The protagonists of this film short are Livy, a young woman Black and proud, who, hitch hiking on a cold late night, catches a ride with Gus, a long-haul trucker, White, and a true believer in the spirit of the Confederacy reflected in the Confederate flag displayed prominently in the rear of his cab. Sparks fly moments after Livy climbs into the cab and spots the relic that most if not all Black Americans revile as racist. That flag can also trigger a knee jerk reaction: Best be on guard because you are in hostile territory.
Livy and Gus are going at it when a state trooper pulls Gus’ rig over. Adding to the burgeoning suspense is the felony warrant out for Livy’s arrest for stealing a bag of chips from a service station. The plot’s escalating suspense can push many audiences to the edge of their seats, waiting with bated breath to see what happens next.
QUEEN OF THE DESERT has been accepted as an Official Selection of the Baltimore Black International Film Festival, the Toronto Black Film Festival and the Denton Black Film Festival where it was named Finalist in the Best Shorts Narrative Category. It’s also been accepted in the Front Range Film Festival and the Through Women’s Eyes International Film Festival.
No Spoilers Here But …
Audiences have to watch QUEEN OF THE DESERT to know what happens next. Nevertheless, Director Mary Ann Rotond, who won Best Woman Directed Short at the Poppy Jasper International Film Festival this year, uses her characters, with their ethical and socio-political differences, gender and ethnicity too, to support her belief that the power of shared humanity can meliorate the centrifugal forces she believes are tearing away at America. [Shared humanity?]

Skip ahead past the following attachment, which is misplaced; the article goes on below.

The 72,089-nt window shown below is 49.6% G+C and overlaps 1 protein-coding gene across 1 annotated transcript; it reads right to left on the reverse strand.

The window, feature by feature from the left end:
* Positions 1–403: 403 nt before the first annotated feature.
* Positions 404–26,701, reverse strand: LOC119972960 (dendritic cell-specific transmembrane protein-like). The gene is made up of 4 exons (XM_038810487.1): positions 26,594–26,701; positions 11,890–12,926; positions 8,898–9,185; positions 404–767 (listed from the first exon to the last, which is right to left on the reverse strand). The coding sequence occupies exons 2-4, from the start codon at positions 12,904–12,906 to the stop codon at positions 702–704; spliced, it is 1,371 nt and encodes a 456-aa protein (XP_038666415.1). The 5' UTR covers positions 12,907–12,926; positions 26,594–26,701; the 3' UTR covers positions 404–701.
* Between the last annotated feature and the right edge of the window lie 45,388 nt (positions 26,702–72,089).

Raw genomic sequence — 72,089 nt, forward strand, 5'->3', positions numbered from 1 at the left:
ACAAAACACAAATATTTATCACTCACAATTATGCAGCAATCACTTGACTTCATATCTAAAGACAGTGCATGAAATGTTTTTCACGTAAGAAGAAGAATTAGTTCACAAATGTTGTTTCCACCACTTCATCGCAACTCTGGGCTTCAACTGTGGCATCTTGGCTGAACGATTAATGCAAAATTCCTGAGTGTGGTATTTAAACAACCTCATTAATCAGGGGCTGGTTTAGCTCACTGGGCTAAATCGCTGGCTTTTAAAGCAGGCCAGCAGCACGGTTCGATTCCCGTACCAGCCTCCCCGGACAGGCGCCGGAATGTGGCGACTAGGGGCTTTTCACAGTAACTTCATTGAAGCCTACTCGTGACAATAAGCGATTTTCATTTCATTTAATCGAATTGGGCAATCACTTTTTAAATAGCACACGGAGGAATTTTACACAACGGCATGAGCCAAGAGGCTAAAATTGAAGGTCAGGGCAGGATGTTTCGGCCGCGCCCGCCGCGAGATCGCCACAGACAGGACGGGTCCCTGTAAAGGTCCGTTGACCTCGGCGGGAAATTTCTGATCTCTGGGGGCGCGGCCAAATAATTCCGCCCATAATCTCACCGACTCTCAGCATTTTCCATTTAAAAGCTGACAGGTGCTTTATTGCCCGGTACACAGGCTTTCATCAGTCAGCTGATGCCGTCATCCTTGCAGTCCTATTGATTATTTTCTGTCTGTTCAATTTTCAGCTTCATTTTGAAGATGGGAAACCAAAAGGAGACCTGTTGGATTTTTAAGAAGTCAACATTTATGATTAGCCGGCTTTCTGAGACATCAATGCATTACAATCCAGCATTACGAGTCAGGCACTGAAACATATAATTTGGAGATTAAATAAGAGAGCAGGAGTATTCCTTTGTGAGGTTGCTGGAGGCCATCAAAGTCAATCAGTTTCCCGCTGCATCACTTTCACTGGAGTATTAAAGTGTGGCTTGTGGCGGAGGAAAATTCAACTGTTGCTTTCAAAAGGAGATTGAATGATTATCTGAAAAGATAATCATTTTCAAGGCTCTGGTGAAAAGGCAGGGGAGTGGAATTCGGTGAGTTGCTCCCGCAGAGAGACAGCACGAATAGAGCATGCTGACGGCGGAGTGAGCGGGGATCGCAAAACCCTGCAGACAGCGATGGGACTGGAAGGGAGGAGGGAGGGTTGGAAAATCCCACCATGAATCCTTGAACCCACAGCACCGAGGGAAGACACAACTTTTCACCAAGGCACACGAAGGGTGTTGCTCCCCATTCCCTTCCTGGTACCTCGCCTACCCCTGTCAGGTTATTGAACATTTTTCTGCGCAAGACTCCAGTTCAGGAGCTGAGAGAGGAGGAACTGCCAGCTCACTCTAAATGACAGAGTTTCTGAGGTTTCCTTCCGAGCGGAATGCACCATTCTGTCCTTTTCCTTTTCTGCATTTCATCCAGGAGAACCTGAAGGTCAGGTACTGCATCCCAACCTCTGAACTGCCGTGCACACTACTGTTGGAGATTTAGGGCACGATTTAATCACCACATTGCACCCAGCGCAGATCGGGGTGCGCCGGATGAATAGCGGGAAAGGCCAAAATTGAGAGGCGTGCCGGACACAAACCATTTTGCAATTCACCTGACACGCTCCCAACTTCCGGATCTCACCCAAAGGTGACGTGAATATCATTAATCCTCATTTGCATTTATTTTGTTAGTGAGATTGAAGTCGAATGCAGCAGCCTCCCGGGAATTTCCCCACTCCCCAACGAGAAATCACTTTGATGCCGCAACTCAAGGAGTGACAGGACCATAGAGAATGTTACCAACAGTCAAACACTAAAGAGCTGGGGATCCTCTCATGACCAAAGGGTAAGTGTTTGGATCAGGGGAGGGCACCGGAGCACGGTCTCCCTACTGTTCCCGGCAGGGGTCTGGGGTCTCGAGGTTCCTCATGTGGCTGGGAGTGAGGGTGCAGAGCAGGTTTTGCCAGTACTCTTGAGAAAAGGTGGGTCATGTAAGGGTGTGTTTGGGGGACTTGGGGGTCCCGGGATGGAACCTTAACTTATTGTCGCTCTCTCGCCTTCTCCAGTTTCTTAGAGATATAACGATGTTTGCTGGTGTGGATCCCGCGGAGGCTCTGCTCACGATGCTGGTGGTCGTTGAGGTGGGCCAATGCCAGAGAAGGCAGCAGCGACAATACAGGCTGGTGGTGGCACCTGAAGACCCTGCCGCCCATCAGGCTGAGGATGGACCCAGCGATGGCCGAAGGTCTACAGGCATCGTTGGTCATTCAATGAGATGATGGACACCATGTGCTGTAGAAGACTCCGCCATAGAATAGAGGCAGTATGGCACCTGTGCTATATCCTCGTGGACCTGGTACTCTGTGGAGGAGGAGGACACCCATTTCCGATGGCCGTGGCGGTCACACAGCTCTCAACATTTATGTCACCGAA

The Who, What, Where, When, Why and How of QUEEN OF THE DESERT
I liked this short film because it captured my imagination it addresses race relations in America – and that was well done in a very short amount of time.
In light of the troubled history of the mistreatment of Blacks in America and how race relations could improve if people were more open minded and more respectful of each other, QUEEN OF THE DESERT has riveting moments. I wondered if maybe it shouldn’t have been longer. Nevertheless, the suspenseful story of antagonistic protagonists getting pulled over by highway cops and sharing a bag of chips makes for great drama, all on their way to a salubrious telling, is a delight. I still feel like a little more could have been elaborated in that time span.
The camera work was really good, capturing every angle, emotional as well as visual. I love that the camera work near the end of the movie, captured a flower that enamored Gus. Of course, you have to see the movie to understand why the flower scene stood out for this reviewer!
Cast & Crew
Writer/Director Mary Ann Rotondi is an award-winning producer, writer and director of documentary films and long-form documentary television. As a producer on CBS News’ 48 Hours, and NBC’s Dateline, she has won Emmy awards, a prestigious New York Press Club Award, a Clarion Award, and a Gracie award.
Robert Eli as Gus
Michael Angelo Hodge as Second Police Officer
Andrew Keller as First Police Office
Jade Radford as Livy
Produced by Jeanette Bonner, Mary Ann Rotondi
Music by Simon Taufique
Cinematography by Luke Askelson
Film Editing by Emily Chao
The Rest of the Cast and Crew
Everything You Need to Know About Film Short Film Source Information for This Review
Abigail Jean can be reached at ABIGAIL.JEAN31@myhunter.cuny.edu